By, Professor Twix
(All information was given to us by, George M. Underwood M.D.. Dr. Underwood donated an entire binder full of pictures, information, and artifacts to our school’s library. He attended this school! If you want to see more pictures, ask Mrs. Lepper and/or Ms. Gundrum in the library!)
Ever wonder about that little old farmhouse on the corner?
Picture your average classroom today. Now picture that being your entire school and being mixed in with grades kindergarten through eighth. Teaching was done by one person, Annabelle J. McCord (Mr. McCord says he has never heard of her nor does he know if he is related to her).
The teacher came in early every morning and lit a fire in the pot belly stove prior to when the students arrived. In her spare time the teacher prepared lesson plans for all eight grades even though at times there were only six grades. The teacher also had to stay late and do all the janitorial services.
Everyone had to sit in their seats at all times and could not whisper to someone without being scolded. If they got in trouble for whispering too often a note was given to their parents. The teacher’s note was never questioned and usually ended with a physical punishment. If you did not give the note to your parents it would result in a physical punishment, but harder. The physical punishment was the teacher would smack their bottoms until they were hot.
The report card listed:
The only excuse for absence was due to near death or death in the family. The only discipline was the teacher would send a note home. For spelling the students had to write each spelling word 25 times. There arithmetic was basic math. It was taught by flipping flashcards. Writing was taught on only old two line paper. The lowercase letters took up one space and the uppercase took up both spaces. During reading students would have to go to a corner of the class and read to each other.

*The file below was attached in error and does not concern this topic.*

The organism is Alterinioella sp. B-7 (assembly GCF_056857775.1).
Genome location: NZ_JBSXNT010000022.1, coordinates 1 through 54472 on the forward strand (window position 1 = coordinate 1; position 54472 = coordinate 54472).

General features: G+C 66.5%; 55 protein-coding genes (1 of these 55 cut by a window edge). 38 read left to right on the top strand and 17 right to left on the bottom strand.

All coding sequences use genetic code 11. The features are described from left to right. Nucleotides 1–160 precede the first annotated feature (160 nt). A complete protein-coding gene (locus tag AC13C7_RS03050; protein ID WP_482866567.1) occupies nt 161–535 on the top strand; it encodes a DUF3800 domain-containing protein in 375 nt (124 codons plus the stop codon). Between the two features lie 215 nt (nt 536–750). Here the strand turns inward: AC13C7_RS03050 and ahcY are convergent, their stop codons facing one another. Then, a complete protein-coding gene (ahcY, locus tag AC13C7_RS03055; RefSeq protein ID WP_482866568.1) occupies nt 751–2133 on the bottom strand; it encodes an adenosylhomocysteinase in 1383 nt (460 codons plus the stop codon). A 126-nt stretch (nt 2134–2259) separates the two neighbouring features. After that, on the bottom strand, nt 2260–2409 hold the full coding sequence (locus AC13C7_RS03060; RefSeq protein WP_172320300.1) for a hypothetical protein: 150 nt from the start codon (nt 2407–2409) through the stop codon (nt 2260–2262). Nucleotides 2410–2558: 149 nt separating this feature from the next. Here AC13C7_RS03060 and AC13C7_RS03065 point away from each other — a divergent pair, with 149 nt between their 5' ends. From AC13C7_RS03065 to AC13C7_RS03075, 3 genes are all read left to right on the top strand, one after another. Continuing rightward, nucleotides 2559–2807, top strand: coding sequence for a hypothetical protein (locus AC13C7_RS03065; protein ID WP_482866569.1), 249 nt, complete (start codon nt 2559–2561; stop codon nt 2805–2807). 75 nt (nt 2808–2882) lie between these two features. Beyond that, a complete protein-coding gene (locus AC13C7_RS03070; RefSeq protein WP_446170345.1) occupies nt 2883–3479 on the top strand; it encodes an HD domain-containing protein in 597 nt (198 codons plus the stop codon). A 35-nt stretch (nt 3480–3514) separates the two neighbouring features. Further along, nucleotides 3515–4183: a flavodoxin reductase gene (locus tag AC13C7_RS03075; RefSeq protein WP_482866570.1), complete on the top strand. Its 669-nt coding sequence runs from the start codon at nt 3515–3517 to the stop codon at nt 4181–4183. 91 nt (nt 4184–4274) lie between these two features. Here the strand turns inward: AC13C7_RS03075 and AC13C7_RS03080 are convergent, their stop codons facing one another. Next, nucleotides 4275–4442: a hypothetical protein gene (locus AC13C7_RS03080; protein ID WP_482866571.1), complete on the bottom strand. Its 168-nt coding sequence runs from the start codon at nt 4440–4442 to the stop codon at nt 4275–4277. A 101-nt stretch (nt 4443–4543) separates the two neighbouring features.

There were days when there was none or lack of light in the class room because lamps were forbidden in the classroom. The only water source available was from an outside pump and they had to drink out of the “community cup”. The community cup was one cup everyone shared. Everyone brought their own lunch which was usually wrapped in newspaper. After lunch kids would throw out all leftovers and paper wrappings. They would then throw it in an open barrel outside and light the trash on fire.
Everyone rode the bus with the exception of two kids. Their “bus” was a horse-pulled school bus set on the frame of a truck.
For recess the students played softball, tag, general rough housing, and “anti-over” using the coal shed.
The bathroom was an outhouse. If you do not know what one is it is basically a wooden bathroom with a hole in the ground; outside.
Their grading scale consisted of A-excellent, B-good, C-average, D-poor, E-very poor, F-failing. What surprised me the most was our grading scale consists A, B, C, D, and F. Their scale had an E.
In 1940, there were a total of 30 kids in the entire school. That is the size of the average classroom of seventh graders in our school today.
The Cyntheanne One Room School House was very different than our new junior high. The eight- grade school house had around 30 kids whereas our two-grade school has around 1100 kids! We obviously do not have physical punishments anymore and we have heat. The Cyntheanne Grade School is a good example of how far we have come in less than a century.